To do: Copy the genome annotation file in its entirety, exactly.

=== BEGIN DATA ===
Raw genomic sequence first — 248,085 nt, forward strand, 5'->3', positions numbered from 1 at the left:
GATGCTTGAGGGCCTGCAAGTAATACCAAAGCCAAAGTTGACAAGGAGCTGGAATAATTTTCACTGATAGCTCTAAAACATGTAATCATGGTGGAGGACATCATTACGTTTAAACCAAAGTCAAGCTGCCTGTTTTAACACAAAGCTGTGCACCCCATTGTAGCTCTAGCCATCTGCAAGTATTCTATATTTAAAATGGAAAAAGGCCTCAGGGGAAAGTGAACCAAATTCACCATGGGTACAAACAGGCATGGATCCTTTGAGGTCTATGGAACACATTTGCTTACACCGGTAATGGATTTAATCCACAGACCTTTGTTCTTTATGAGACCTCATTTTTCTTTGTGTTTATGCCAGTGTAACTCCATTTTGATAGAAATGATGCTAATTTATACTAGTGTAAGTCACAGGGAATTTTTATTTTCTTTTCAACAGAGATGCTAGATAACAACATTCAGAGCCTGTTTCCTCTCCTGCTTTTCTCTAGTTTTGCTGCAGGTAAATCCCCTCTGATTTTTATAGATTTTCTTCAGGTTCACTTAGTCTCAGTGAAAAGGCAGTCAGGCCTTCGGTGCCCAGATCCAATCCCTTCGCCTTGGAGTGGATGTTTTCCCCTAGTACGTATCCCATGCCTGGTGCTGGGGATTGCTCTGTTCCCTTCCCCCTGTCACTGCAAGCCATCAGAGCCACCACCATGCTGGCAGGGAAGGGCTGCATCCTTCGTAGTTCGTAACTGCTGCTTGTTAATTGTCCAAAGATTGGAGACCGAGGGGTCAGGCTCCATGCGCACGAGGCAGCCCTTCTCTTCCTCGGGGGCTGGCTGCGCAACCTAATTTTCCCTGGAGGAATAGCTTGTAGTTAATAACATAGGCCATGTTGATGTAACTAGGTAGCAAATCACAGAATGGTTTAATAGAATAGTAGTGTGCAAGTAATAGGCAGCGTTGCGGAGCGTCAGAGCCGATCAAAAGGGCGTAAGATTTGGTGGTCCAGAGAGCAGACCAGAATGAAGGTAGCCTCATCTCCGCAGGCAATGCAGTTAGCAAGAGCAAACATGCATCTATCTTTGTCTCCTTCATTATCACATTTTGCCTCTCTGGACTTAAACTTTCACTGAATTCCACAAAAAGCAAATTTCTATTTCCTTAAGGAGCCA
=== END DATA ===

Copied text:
Raw genomic sequence first — 248,085 nt, forward strand, 5'->3', positions numbered from 1 at the left:
GATGCTTGAGGGCCTGCAAGTAATACCAAAGCCAAAGTTGACAAGGAGCTGGAATAATTTTCACTGATAGCTCTAAAACATGTAATCATGGTGGAGGACATCATTACGTTTAAACCAAAGTCAAGCTGCCTGTTTTAACACAAAGCTGTGCACCCCATTGTAGCTCTAGCCATCTGCAAGTATTCTATATTTAAAATGGAAAAAGGCCTCAGGGGAAAGTGAACCAAATTCACCATGGGTACAAACAGGCATGGATCCTTTGAGGTCTATGGAACACATTTGCTTACACCGGTAATGGATTTAATCCACAGACCTTTGTTCTTTATGAGACCTCATTTTTCTTTGTGTTTATGCCAGTGTAACTCCATTTTGATAGAAATGATGCTAATTTATACTAGTGTAAGTCACAGGGAATTTTTATTTTCTTTTCAACAGAGATGCTAGATAACAACATTCAGAGCCTGTTTCCTCTCCTGCTTTTCTCTAGTTTTGCTGCAGGTAAATCCCCTCTGATTTTTATAGATTTTCTTCAGGTTCACTTAGTCTCAGTGAAAAGGCAGTCAGGCCTTCGGTGCCCAGATCCAATCCCTTCGCCTTGGAGTGGATGTTTTCCCCTAGTACGTATCCCATGCCTGGTGCTGGGGATTGCTCTGTTCCCTTCCCCCTGTCACTGCAAGCCATCAGAGCCACCACCATGCTGGCAGGGAAGGGCTGCATCCTTCGTAGTTCGTAACTGCTGCTTGTTAATTGTCCAAAGATTGGAGACCGAGGGGTCAGGCTCCATGCGCACGAGGCAGCCCTTCTCTTCCTCGGGGGCTGGCTGCGCAACCTAATTTTCCCTGGAGGAATAGCTTGTAGTTAATAACATAGGCCATGTTGATGTAACTAGGTAGCAAATCACAGAATGGTTTAATAGAATAGTAGTGTGCAAGTAATAGGCAGCGTTGCGGAGCGTCAGAGCCGATCAAAAGGGCGTAAGATTTGGTGGTCCAGAGAGCAGACCAGAATGAAGGTAGCCTCATCTCCGCAGGCAATGCAGTTAGCAAGAGCAAACATGCATCTATCTTTGTCTCCTTCATTATCACATTTTGCCTCTCTGGACTTAAACTTTCACTGAATTCCACAAAAAGCAAATTTCTATTTCCTTAAGGAGCCA